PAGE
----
November 01, 2019

The Winter War

The Winter War
Finnish machine gunners in late 1939.

November 30, 1939, marked the start of a war that has been all but forgotten in Russia: the war between the Soviet Union and Finland, commonly referred to in English as “The Winter War.”

The two countries had been negotiating an exchange of borderlands, but were unable to come to terms. Not surprisingly, Finland had no desire to give up territory that included the well-developed city of Vyborg in exchange for undeveloped Karelian forest (albeit a lot of it). After talks broke down, the Soviet people were given the improbable news that little Finland had invaded. Thankfully, the Red Army had turned the table on the shameless aggressor and crossed into Finland.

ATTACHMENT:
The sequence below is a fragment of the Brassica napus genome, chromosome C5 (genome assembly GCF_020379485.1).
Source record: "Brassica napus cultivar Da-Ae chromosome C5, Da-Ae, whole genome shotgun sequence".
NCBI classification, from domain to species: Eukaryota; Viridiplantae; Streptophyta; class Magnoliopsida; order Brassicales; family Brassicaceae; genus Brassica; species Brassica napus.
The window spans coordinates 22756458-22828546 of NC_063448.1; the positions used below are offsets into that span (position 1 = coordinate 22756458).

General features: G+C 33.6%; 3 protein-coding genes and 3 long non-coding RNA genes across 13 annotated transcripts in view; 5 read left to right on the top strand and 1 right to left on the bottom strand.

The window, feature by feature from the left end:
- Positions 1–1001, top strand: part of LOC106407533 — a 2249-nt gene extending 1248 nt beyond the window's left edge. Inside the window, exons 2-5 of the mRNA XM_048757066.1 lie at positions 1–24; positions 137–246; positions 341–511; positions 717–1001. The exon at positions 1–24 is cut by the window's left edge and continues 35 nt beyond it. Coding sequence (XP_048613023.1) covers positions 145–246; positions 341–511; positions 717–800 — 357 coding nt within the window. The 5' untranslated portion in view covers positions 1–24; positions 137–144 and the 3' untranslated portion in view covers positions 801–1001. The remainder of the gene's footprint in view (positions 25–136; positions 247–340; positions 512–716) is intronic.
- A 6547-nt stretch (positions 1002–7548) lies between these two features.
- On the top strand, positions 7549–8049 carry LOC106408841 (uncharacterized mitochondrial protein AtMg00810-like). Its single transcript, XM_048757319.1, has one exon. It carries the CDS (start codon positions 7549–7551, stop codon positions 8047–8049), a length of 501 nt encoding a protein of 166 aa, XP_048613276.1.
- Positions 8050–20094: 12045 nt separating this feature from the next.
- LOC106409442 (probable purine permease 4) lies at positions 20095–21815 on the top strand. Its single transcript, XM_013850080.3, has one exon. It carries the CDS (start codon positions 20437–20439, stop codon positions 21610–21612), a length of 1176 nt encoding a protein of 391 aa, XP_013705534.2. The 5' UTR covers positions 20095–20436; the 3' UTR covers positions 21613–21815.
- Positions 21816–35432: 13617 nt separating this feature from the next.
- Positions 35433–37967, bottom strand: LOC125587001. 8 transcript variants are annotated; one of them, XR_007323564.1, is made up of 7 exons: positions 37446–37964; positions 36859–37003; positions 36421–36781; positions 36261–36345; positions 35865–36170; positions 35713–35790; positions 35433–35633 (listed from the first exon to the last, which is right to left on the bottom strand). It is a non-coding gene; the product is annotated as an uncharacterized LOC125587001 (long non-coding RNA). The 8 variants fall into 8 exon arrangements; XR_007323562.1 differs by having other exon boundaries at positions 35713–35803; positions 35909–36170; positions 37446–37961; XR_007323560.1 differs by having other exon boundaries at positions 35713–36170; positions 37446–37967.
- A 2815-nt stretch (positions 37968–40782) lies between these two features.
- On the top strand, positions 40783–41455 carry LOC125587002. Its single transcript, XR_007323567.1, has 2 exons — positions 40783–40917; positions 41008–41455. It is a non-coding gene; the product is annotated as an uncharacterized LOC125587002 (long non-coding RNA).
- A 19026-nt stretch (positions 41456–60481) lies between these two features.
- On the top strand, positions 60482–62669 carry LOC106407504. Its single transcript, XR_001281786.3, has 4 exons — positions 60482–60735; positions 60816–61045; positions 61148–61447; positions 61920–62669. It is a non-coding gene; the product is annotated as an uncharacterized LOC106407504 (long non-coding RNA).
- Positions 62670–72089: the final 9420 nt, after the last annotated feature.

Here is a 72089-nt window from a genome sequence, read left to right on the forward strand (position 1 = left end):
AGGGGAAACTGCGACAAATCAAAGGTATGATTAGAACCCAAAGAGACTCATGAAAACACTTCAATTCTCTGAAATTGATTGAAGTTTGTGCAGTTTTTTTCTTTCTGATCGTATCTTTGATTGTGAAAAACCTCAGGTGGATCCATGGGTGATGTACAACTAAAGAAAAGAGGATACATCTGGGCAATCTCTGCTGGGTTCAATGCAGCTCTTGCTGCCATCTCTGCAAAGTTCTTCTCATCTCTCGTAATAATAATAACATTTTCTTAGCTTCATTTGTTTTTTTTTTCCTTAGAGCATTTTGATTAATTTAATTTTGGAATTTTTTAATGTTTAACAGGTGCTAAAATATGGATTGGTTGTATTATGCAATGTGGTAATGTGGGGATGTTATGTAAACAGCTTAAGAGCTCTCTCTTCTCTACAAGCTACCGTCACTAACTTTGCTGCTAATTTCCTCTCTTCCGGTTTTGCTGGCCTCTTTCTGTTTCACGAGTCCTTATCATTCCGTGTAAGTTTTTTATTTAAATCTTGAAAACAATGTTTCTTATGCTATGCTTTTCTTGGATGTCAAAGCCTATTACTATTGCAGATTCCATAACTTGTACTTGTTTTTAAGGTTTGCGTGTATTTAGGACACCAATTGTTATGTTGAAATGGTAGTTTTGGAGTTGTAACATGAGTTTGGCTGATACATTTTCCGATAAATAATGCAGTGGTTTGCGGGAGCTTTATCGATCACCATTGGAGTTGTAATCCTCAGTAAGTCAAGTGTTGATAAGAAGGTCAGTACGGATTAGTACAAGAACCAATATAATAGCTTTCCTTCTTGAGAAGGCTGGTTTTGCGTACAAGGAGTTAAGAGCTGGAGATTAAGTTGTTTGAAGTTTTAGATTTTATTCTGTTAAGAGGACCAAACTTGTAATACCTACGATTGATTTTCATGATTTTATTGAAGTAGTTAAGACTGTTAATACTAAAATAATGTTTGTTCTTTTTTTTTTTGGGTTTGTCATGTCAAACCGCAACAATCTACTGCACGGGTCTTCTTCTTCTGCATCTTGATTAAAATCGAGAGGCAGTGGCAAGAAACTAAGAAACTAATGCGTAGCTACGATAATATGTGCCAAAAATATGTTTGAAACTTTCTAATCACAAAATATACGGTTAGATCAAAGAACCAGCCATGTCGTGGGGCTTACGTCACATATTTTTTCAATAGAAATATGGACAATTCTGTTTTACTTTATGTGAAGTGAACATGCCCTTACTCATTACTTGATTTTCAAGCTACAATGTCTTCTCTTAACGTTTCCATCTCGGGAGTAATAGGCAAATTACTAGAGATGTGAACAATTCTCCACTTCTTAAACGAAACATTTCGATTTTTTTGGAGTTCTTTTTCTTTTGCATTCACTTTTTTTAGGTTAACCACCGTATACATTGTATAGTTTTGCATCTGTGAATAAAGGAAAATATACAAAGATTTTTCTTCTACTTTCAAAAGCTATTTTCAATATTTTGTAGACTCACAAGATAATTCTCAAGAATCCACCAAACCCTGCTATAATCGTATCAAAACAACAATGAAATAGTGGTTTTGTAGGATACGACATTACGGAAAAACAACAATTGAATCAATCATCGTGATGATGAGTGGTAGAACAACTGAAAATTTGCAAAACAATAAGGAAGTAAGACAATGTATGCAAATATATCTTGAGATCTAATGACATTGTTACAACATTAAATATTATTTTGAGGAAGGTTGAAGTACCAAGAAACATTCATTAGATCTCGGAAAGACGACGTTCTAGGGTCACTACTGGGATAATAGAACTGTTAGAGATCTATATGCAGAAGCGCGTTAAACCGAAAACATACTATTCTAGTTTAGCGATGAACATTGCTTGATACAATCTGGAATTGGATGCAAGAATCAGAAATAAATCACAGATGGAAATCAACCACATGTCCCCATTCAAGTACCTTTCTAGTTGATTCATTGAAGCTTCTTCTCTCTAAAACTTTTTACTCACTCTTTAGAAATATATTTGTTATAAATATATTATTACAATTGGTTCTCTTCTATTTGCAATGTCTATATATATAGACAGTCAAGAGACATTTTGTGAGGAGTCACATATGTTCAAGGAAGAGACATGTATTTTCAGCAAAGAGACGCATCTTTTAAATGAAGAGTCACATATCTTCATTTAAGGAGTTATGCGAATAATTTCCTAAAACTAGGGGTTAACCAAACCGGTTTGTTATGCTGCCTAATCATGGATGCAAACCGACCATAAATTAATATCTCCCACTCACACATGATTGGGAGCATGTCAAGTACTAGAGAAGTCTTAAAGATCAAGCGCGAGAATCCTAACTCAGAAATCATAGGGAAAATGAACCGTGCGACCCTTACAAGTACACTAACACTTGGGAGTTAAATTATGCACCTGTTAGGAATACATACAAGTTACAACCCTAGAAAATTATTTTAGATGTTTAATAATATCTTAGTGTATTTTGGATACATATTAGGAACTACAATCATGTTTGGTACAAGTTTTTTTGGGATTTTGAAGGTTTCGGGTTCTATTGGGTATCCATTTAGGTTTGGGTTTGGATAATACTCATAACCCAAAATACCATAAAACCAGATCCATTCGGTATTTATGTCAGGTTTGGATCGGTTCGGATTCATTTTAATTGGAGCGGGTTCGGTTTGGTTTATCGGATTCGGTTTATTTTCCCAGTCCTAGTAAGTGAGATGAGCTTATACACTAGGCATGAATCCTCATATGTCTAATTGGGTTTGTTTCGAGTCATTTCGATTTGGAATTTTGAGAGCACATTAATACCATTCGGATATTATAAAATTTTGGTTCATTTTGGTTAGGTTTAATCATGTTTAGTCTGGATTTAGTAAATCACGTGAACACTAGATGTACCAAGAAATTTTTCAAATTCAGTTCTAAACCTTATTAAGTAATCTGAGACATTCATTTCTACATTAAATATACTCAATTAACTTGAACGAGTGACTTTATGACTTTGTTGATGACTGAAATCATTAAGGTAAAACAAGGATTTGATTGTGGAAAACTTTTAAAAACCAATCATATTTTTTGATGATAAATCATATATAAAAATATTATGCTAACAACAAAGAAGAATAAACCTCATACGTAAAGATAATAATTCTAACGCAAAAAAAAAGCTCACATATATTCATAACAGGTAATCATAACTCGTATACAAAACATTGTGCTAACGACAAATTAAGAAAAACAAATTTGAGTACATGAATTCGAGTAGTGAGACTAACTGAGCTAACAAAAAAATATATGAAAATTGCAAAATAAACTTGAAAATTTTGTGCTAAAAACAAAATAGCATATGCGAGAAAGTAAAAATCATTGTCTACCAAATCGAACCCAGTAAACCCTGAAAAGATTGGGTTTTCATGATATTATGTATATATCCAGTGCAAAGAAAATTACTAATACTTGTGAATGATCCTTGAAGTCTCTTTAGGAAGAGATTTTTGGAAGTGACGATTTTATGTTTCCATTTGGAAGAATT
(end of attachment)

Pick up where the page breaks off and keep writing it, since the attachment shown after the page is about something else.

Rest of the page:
The assumption was that Soviet tanks would reach Helsinki in no time. At that point, a new Soviet government that was waiting in the wings would be quickly installed and immediately express its desire to become a part of the USSR.

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See Also

A War By Any Other Name

A War By Any Other Name

This issue's language column looks at the many subtleties of what one calls the war, and some parts of it.
Russian Finland

Russian Finland

Most Finns define their nationhood and heritage in terms of Russia, of which Finland was a part from 1809 to 1917. We explore the complex interplay of Russo-Finnish relations, past and present,especially those along the border.
The Winter War: More than a Prelude

The Winter War: More than a Prelude

The Soviet war with Finland in 1939-1940 tends to get overshadowed by its notable neighbor, World War II. But in fact, the Winter War was a disaster all its own.

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